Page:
San Francisco Giants: What Fans Have to Look Forward to Most in Spring Training

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San Francisco Giants: What Fans Have to Look Forward to Most in Spring Training
Leon Halip/Getty Images
Lincecum will attempt to bounce back from a rough 2012.

Fans of the defending champion San Francisco Giants have a number of things to look forward this spring.

The top five storylines to watch are signs of a bounce back from Tim Lincecum and Hunter Pence, the fitness of Pablo Sandoval, the battle for the final bullpen spot and the competition for the final spots on the bench.

 

Tim Lincecum

Lincecum had a disastrous season in 2012. Only three qualified starters in all of baseball finished with a worse ERA, only one qualified starter delivered a quality start less often and only four qualified starters walked more hitters than Lincecum did last year.

Players have down years all the time, but rarely do they fall from grace as quickly and as far as Lincecum did last season. After winning back-to-back Cy Young awards in 2008 and 2009, he was the ace of the staff on the Giants’ first championship team in 2010.

From 2008-2011 his combined ERA was 2.81. Last year, he nearly doubled that figure by putting up a 5.18 ERA, which cost him a spot in the postseason rotation.

This spring, Lincecum will be the key player to watch. Will he bounce back to the ace level he pitched at prior to last year? Will he continue to decline? Or, will he find a happy medium? Those questions will start to be answered in the coming weeks.

 

Hunter Pence

Like Lincecum, Pence is a key bounce back candidate to watch this spring. He never quite reached Lincecum’s heights as a player, but he was an All-Star caliber right fielder before the Giants acquired him.

Doug Pensinger/Getty Images
Pence was an inspirational leader for the Giants, but he struggled to hit.

Pence entered last season as a career .292/.343/.485 hitter. After a midseason trade from the Phillies, he hit only .219/.287/.384 over the final two months of the season with the Giants. He was an inspirational leader on the team, but he didn't produce at the plate. His attempted return to prominence will be another fascinating storyline to watch this spring.

 

Pablo Sandoval's fitness level

Sandoval enters spring training to more goodwill from fans than Pence or Lincecum because he was the World Series MVP last year. He blasted three home runs in Game 1 of the World Series to help propel the Giants to a four-game sweep. Sandoval’s postseason heroics were a godsend, but his regular season was decidedly mediocre by his standards.

He looked noticeably bigger last year after slimming down in 2011, spent time on the disabled list with two different injuries and hit only .283 after hitting .315 the year before. Sandoval’s fitness level this spring will go a long way towards determining what type of year he has in 2013.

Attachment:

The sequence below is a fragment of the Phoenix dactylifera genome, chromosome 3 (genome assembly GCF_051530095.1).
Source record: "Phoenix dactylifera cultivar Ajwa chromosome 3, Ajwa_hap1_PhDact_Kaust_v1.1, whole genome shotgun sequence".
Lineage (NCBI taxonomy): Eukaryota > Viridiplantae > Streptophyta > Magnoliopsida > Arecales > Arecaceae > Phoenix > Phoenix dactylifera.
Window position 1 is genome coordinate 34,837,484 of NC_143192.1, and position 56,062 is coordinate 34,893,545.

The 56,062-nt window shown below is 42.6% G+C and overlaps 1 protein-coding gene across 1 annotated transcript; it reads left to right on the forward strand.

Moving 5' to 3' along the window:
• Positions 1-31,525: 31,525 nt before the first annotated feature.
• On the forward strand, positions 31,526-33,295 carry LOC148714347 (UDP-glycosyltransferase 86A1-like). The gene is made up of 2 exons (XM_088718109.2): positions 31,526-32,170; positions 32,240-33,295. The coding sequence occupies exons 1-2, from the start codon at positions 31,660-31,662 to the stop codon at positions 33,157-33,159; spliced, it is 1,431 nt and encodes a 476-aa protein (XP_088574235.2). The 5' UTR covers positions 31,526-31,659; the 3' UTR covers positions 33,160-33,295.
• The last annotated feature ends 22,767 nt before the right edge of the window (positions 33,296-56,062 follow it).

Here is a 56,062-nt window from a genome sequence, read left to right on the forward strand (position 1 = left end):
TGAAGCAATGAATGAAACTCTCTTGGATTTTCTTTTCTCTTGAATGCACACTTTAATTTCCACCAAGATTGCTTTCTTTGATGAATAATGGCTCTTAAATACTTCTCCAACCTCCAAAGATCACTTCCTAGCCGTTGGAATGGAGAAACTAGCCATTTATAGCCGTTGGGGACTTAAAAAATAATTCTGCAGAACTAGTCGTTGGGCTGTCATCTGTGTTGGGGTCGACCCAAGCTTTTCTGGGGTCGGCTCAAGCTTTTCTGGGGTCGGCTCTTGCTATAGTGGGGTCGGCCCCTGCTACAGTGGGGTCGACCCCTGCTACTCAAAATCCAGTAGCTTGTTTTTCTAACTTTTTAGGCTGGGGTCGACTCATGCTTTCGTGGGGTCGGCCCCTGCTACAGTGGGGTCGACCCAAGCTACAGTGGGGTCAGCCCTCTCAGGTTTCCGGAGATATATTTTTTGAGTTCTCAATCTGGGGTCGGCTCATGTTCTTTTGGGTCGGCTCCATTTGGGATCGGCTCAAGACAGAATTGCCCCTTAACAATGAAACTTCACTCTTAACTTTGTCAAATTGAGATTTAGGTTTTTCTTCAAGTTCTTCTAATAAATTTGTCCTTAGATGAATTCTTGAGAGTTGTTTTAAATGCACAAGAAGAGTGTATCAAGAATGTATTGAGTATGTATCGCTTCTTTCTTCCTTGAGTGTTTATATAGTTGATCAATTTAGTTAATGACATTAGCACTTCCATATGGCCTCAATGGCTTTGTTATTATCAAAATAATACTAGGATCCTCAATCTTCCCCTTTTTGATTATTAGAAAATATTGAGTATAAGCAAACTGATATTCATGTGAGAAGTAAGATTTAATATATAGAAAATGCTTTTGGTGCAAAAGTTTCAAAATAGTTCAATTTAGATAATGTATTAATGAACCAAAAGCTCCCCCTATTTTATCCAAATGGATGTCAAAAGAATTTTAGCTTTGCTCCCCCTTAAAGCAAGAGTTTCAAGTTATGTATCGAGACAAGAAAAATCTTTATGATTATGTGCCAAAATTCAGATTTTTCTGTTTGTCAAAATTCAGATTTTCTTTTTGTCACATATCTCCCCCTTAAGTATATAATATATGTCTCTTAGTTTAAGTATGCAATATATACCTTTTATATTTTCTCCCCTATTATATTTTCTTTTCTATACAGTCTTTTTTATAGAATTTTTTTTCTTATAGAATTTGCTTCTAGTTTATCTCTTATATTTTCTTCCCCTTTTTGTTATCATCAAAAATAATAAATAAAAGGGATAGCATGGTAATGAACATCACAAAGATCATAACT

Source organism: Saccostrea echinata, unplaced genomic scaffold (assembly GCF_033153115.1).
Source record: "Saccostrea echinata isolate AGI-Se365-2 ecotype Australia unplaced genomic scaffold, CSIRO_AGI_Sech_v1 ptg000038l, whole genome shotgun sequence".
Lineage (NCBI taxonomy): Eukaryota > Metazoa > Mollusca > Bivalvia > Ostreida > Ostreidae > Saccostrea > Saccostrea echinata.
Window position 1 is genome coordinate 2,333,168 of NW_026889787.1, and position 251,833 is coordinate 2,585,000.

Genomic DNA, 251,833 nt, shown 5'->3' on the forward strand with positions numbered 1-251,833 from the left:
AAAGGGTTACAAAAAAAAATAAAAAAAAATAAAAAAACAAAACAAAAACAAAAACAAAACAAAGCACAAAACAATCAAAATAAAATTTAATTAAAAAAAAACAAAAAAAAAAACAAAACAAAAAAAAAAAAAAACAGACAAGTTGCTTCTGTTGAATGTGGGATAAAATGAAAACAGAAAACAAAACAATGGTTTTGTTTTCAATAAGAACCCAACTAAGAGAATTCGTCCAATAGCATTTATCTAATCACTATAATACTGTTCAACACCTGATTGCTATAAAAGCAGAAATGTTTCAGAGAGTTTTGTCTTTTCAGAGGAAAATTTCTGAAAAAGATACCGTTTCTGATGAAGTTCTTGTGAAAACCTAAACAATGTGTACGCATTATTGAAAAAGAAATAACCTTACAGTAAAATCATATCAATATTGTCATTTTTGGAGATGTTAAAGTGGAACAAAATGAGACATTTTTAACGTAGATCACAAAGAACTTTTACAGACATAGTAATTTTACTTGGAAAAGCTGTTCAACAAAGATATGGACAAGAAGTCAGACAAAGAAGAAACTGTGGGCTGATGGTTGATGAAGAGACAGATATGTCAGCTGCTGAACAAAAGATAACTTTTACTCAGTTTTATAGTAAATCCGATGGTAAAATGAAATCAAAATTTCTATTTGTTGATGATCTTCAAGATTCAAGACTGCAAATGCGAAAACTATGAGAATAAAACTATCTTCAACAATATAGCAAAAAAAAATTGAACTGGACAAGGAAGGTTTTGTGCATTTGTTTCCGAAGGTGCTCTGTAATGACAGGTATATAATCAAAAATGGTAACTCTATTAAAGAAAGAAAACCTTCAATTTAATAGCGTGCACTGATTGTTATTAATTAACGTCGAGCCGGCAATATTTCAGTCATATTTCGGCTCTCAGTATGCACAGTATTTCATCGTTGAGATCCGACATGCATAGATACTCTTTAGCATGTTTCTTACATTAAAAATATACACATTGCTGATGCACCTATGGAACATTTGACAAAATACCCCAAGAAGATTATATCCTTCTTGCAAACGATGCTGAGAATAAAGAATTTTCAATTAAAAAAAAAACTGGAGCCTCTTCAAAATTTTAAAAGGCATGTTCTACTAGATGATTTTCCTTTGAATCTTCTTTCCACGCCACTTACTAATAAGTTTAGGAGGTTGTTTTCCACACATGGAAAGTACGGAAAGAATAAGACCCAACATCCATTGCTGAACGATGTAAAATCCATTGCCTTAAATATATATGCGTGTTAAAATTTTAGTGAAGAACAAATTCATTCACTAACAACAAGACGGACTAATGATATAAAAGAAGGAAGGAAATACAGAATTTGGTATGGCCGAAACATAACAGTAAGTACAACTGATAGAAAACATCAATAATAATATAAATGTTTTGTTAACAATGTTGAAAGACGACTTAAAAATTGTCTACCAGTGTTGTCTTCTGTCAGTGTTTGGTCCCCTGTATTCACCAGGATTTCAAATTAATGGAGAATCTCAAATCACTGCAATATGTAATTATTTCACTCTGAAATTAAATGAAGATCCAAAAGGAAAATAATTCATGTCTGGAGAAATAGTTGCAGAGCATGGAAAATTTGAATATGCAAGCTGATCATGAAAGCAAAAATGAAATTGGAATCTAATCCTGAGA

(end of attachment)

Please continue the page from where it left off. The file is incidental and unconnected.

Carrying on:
He followed up his postseason heroics by winning the LVBP Championship Series MVP in the Venezuelan Winter League this offseason, but it doesn’t appear that he’s lost any weight so far this winter.

Sandoval doesn't appear to have lost weight this winter.

 

Bullpen and bench

The Giants don’t have any battles for starting jobs this spring with the starting lineup and rotation just about set in stone. However, the bullpen and bench have openings that will likely be determined by spring performance.

The bullpen appears to have one opening behind incumbents Sergio Romo, Santiago Casilla, George Kontos, Jeremy Affeldt, Javier Lopez and Jose Mijares. The Giants claimed Sandy Rosario off waivers and signed Ramon Ramirez, Scott Proctor and Chad Gaudin to minor league deals to compete for the final bullpen spot. Former closer Brian Wilson remains a free agent, though it remains unlikely he will return to the Giants.

Donald Miralle/Getty Images
Ramirez is one of many guys competing for a bullpen job this spring.

The Giants have three bench players under contract in backup catcher Hector Sanchez, outfielder Andres Torres and infielder Joaquin Arias. That leaves two openings for reserve jobs—assuming they keep five players on the bench as they did for most of last season.

The Giants claimed infielder Tony Abreu off of waivers and agreed to minor league deals with catcher Guillermo Quiroz, infielders Wilson Valdez and Kensuke Tanaka, and outfielders Javier Herrera and Cole Gillespie.

Minor league outfield prospects Francisco Peguero and Roger Kieschnick could also be given opportunities to make the roster this spring. Top prospects Gary Brown and Joe Panik probably won’t be given a shot to make the big league squad, but both players will be exciting to watch during spring training.

 

Wrap up

One of the many benefits of being a stable organization coming off of another World Series title is that the Giants' roster enters spring training without many question marks. Instead of having roster turnover, the Giants have stability. Thus, only a few spots are open at the back-end of the roster.

The Giants are paying Lincecum and Pence nearly $36 million combined next year, or nearly a quarter of the team’s payroll. Both players are young enough and talented enough to bounce back to the level of performance that earned them those salaries in the first place.

Signs of improvement from Lincecum and Pence, as well as the fitness of last year’s World Series MVP will be the most compelling storylines for Giants fans to watch this spring.

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